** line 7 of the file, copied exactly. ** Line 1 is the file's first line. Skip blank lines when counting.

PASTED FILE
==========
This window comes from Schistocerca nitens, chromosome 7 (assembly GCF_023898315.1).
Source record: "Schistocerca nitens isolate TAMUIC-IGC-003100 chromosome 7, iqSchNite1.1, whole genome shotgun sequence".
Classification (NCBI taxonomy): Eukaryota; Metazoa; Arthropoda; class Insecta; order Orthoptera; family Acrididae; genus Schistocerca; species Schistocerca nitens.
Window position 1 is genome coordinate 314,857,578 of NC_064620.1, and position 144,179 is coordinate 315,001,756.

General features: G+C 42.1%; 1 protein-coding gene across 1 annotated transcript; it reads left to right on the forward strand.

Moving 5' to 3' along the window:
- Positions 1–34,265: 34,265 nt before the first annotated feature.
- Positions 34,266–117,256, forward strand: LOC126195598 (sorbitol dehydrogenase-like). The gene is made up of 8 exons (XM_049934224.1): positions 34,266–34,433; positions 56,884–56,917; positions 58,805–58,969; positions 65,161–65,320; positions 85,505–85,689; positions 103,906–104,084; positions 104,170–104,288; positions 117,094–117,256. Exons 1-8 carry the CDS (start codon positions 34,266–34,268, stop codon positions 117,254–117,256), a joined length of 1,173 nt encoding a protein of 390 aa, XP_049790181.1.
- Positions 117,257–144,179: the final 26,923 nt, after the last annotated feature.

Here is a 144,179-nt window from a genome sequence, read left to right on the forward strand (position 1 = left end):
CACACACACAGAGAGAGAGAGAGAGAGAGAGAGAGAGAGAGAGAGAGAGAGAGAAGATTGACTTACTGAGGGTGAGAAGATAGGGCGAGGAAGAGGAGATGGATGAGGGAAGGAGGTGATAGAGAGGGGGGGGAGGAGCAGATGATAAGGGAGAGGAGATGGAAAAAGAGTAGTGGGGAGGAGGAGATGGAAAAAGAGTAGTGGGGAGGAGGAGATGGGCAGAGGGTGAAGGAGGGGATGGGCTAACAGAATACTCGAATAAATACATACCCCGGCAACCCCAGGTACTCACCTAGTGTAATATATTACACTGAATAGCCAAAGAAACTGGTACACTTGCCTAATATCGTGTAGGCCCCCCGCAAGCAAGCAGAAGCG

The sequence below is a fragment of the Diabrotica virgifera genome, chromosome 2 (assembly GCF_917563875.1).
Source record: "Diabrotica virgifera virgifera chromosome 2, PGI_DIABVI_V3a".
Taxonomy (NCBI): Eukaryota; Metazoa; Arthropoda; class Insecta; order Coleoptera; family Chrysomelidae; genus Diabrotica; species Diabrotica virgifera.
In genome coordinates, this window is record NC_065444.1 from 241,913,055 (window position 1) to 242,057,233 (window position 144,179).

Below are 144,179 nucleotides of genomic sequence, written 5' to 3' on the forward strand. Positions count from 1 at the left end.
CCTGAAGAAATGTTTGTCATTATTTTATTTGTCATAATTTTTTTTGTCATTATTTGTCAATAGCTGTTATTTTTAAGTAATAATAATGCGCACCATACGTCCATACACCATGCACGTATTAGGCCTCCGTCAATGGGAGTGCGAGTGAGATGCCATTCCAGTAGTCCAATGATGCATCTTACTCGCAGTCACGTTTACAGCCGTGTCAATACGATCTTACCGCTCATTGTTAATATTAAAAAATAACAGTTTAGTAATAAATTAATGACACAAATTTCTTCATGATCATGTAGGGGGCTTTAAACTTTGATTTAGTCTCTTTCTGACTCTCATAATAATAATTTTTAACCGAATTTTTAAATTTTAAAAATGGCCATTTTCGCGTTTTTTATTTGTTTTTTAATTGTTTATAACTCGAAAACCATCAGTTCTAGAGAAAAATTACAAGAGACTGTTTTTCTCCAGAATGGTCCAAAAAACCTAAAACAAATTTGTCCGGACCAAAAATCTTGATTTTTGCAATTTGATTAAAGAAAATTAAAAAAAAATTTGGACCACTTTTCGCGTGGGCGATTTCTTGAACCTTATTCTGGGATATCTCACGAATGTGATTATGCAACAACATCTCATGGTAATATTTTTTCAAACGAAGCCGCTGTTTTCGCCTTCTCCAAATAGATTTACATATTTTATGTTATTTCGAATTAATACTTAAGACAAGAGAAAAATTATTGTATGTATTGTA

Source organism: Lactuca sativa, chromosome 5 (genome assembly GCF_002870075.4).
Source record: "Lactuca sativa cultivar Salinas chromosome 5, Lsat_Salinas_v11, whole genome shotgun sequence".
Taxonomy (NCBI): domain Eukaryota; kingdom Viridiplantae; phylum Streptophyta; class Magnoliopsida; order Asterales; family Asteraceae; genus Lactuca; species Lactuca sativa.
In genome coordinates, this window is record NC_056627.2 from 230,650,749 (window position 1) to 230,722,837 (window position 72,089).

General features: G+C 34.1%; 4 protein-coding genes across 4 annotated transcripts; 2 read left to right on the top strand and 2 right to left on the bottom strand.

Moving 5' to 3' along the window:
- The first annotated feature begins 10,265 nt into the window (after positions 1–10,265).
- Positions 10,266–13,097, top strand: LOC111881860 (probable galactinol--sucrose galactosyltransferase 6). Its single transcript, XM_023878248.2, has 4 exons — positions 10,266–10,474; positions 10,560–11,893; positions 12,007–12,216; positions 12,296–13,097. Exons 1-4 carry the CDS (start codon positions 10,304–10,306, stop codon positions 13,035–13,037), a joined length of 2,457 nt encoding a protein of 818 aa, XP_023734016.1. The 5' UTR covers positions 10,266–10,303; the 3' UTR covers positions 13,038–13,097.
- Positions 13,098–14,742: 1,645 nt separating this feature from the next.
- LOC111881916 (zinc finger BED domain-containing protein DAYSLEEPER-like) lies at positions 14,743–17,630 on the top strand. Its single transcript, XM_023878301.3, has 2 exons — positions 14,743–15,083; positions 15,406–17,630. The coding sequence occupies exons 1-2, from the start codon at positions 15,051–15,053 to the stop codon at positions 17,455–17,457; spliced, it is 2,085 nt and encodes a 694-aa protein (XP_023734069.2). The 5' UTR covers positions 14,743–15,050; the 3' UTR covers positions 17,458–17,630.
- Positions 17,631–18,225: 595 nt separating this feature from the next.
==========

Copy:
- Positions 1–34,265: 34,265 nt before the first annotated feature.